3. email 5 people or more about the contest, make sure to include me ( ibetnoonehasthisdamnid@yahoo.com )  in the CC, for another 3 entries.
  4. Post the contest and link (shortened URL: http://bit.ly/vX3Se ) on Twitter, make sure to include @thekoolaidmom in your tweet so I’ll catch it, for another 3 bonus entries.
  5. Leave a comment on the review of the book when I post it Saturday for another bonus entry.

Contest is open until 11:59 pm, EDT, and I’ll post the winners names on Monday, June 1st 🙂  Good luck!

Marked: A House of Night Novel by P. C. Cast and Kristin Cast

Title:  Marked:  A House of Night Novel

Authors:  P. C. Cast and Kristin Cast

Paperback:  306 pages

PublisherSt. Martin’s Press

Date Published:  2007

ISBN:  9780312360269

Miscellaneous:  This is the first book in the House of Night series.

I am known by many names… Changing Woman, Gaea, A’akuluujjusi, Kuan Yin, Grandmother Spider, and even Dawn…

As she spoke each name her face was transformed so that I was dizzied by her power.  She must have understood, because she paused and flashed her beautiful smile at me again, and her face settled back into the woman I had first seen.

But you, Zoeybird, my Daughter, may call me by the name by which your world knows me today, Nyx.

“Nyx,” my voice was barely above a whisper.  “The vampyre Goddess?”

… yes, in your world [my]children are called vampyre.  Accept the name, U-we-tsi a-ge-hu-tsa; in it you will find your destiny.

I could feel my Mark burning on my forehead, and all of a sudden I wanted to cry.  “I – I don’t understand.  Find my destiny?  I just want to find a way to deal with my new life – to make this all okay.  Goddess, I just want to fit in someplace.  I don’t think I’m up to finding my destiny.”

Believe in yourself, Zoey Redbird.  I have Marked you as my own.  You will be my first tru  U-we-tsi   a-ge-hu-tsa   v-hna-i   Sv-no-yi … Daughter of Night… in this age…. Within you is combined the magic blood of ancient Wise Women and Elders, as well as insight into and understanding of the modern world.

… “But I’m sixteen!  I can’t even parallel-park!  How am I supposed to know how to be your eyes and ears?”

Marked:  A House of Night Novel by P. C. Cast and Kristin Cast, pages 39-40

Marked by P. C. Cast and Kristen Cast was a definite divergence from my typical reading, but I enjoyed it very much.  It’s a Young Adult (though, was edging very close to mostly adult, IMHO) book about a 16 year-old named Zoey who is marked by a Vampyre Tracker and has to leave her world and her old life behind and attend the private vampyre school, House of Night (for which the book series is named).  All young Zoey wants is a place to fit in and belong, but it’s clear from her abnormal Mark that “fitting in” isn’t going to happen.

The book is typical of YA hero books.  Zoey is the good-vamp and immediately knows that Aphrodite is her nemesis.  Zoeylacks the confidence, but overcomes that with the help of her friends who believe in her and encourage her.  She has those few trusted adults to turn to who also encourage her (and of course, none of them are her parents).  She’s surprised by the deep well of abilities and talents, and she sees and feels things others don’t.  And when the time comes to stand up and save the day, she does… over the whimpering and cowering body of Aphrodite, who, afterwards, draws the proverbial line in the sand and tells Zoey “it’s not over.”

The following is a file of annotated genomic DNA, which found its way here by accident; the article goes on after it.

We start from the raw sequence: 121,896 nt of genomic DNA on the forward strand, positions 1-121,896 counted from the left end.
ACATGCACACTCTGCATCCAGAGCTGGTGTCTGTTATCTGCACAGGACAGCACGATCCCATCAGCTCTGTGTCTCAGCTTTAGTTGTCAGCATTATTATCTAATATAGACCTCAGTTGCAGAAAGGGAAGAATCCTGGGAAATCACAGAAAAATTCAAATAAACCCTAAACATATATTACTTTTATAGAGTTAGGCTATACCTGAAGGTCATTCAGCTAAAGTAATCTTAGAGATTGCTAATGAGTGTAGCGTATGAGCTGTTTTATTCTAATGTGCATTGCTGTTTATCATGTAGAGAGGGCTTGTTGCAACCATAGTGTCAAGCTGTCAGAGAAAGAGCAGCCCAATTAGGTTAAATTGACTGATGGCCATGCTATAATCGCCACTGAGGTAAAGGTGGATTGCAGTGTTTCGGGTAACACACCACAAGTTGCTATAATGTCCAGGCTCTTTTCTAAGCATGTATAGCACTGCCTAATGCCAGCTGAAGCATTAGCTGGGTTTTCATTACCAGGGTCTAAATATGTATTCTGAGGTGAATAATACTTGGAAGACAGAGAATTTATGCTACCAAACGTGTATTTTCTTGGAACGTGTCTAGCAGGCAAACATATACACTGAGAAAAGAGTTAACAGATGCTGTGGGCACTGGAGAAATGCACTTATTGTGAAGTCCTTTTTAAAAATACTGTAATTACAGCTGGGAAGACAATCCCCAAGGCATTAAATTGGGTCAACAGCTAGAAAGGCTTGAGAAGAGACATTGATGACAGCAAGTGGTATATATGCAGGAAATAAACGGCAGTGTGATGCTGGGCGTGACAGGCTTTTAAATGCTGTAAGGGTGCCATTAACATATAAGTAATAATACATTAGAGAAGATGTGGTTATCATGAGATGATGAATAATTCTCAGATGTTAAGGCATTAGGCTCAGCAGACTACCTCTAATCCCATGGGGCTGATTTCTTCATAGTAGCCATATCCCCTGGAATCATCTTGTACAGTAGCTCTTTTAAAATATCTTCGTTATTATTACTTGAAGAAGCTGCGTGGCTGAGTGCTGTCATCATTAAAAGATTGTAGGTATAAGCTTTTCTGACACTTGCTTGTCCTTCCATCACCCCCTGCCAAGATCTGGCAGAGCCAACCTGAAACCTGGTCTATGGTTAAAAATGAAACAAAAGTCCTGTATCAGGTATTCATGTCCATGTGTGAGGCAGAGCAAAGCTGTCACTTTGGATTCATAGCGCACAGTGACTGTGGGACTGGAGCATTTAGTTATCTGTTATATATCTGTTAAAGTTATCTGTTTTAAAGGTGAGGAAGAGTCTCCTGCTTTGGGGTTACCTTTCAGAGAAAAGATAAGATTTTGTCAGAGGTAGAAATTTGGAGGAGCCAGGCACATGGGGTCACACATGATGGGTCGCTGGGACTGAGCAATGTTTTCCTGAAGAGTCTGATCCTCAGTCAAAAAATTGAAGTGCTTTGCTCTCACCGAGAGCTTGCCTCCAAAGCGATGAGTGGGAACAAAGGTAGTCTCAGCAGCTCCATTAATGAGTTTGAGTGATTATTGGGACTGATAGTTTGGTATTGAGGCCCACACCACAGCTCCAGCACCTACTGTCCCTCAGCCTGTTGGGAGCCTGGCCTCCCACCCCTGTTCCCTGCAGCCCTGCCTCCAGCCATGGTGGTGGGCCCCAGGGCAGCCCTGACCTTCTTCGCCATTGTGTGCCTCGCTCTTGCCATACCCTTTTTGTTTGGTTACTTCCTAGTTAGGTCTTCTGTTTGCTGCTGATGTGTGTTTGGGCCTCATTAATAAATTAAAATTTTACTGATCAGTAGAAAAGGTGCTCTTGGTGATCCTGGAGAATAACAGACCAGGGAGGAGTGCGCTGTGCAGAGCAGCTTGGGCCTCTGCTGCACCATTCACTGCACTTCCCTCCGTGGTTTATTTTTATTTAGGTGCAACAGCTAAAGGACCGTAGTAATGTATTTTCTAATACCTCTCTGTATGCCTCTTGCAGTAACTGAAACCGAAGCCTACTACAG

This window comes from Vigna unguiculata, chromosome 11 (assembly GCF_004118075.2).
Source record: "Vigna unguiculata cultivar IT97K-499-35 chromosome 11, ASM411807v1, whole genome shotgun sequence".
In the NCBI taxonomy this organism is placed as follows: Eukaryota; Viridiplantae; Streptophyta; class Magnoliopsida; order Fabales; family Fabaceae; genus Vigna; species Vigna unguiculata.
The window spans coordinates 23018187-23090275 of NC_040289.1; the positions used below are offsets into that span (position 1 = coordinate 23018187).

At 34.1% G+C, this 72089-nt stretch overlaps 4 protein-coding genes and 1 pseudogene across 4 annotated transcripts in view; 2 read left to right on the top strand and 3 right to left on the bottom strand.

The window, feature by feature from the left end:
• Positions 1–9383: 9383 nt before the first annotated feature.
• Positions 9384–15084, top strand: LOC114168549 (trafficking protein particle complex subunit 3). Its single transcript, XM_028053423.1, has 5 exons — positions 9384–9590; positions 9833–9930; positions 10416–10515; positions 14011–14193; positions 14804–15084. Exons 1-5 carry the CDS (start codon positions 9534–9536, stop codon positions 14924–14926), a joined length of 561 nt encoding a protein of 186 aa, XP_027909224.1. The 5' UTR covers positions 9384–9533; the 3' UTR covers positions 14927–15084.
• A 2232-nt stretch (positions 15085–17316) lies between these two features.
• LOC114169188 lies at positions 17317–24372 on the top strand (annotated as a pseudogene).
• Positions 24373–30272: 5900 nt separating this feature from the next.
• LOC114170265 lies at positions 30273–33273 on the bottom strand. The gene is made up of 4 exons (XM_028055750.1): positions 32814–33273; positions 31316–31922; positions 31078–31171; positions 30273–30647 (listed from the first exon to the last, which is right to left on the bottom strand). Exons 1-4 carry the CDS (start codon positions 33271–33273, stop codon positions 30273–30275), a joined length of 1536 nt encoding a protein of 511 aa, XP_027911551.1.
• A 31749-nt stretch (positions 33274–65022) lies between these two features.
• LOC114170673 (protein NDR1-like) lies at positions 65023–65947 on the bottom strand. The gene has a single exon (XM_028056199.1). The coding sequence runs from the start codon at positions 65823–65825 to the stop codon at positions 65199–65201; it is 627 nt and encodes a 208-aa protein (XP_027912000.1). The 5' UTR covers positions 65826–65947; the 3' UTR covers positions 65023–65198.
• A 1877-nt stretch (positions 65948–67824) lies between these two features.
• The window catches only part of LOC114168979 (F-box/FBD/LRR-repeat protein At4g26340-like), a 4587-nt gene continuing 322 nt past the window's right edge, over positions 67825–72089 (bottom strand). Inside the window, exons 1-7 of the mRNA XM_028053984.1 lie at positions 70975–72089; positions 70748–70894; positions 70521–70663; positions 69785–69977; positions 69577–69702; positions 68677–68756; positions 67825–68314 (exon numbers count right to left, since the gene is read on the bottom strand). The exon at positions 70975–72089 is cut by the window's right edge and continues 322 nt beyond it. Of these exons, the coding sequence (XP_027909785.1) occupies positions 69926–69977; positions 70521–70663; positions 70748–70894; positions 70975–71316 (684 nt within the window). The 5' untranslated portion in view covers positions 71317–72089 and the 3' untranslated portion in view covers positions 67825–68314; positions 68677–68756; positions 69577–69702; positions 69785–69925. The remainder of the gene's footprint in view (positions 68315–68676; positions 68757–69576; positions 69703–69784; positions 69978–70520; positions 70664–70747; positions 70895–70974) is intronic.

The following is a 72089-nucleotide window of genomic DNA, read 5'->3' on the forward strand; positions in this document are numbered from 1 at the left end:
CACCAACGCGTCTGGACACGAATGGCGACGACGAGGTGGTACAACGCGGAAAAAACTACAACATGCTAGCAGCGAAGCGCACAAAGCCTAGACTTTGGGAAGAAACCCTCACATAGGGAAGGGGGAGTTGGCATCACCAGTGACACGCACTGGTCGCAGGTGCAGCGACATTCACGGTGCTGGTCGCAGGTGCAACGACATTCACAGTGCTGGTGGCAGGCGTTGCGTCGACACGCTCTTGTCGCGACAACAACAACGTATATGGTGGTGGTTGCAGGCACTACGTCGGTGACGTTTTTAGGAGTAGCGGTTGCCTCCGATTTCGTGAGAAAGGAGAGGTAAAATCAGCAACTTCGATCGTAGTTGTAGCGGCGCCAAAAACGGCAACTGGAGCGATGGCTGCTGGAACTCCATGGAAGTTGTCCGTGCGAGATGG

But don’t get me wrong, I’m not saying the book is like everything else out there, simply that it follows a form.  The writing, owing probably to the way the two authors divvy up the responsibilities, is unique (a trait that is heavily stressed and embraced at the school, btw) and seems almost conversational.  It is narrated by Zoey, who says little asides to herself while telling the story, and we see the world of the fledgling vampyre through her unique perspective.

Whereas Twilight was a fun, reminiscense of high-school romance and first loves, squeeky clean and was more about temptation and timing, Marked is a bit more sullied.  Within the first few free minutes Zoey has in the school, she accidentally walks up on a guy standing in front of a kneeling girl, face in his crotch area and her hair blocking Zoey’s view.  It is an event that sets the tone of the book, as well as the relationship she has with the two later on (after she discovers their identities).  Yeah… I’d have to say, even after they were married, Bella never gave Edward a blow job (and the Casts use that term, too).  I’m trying to think of how I can sneak Marked back to the library before my 16-year-old can read it.

On a technical level, the characters are well-developed and most of them are likable.  The ones you aren’t meant to like, Aphrodite’s sycophants, her step-loser (step-dad), even Kayla, her ex-best friend, aren’t developed beyond the point of, “name, relationship and purpose… next!”  I would also add, that the Casts have dug deep, imagination-wise, to create a half-a-step-away alternate-reality where vampyrism has always existed, and contain everything in our world (stars, books, mythology) but claiming it as it’s own, Faith Hill is a vampyre for instance.  Also, they borrow a bit from Wicca and the Native American, as well as other bits and pieces from other religions, to create the Vampyre religion, worship of the Goddess Nyx.  It’s rather interesting in that regard, as well.

Fun and a bit naughty, Marked by P. C. Cast and Kristen Cast is my beginning into the world of vampyres, and I’m looking forward to reading the next book, Betrayed.  I give Marked 3 1/2 out of 5 stars.

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I highly recommend visiting The House of Night website, it’s a lot of fun.  You can read the first chapter of Marked there, as well as check out videos of the other HoN books, and even make a pic of yourself with a vampyre Mark.

The video I picked for this book is a lot of fun.  It is a bit long, but you can get a feel for how playful P. C. and Kristen are, both as mother and daughter and as co-authors. It’s a spoof interview, and the Casts contributed to the script.  It’s not so much about Marked, all I found for it were teenage fan-vids, several containing Britney Snow as their hoped-for Stevie Rae… Britney Snow gets on my last nerve D-:< .  But the series has been optioned, so a movie may be coming to a theater near you… or a series on the WB.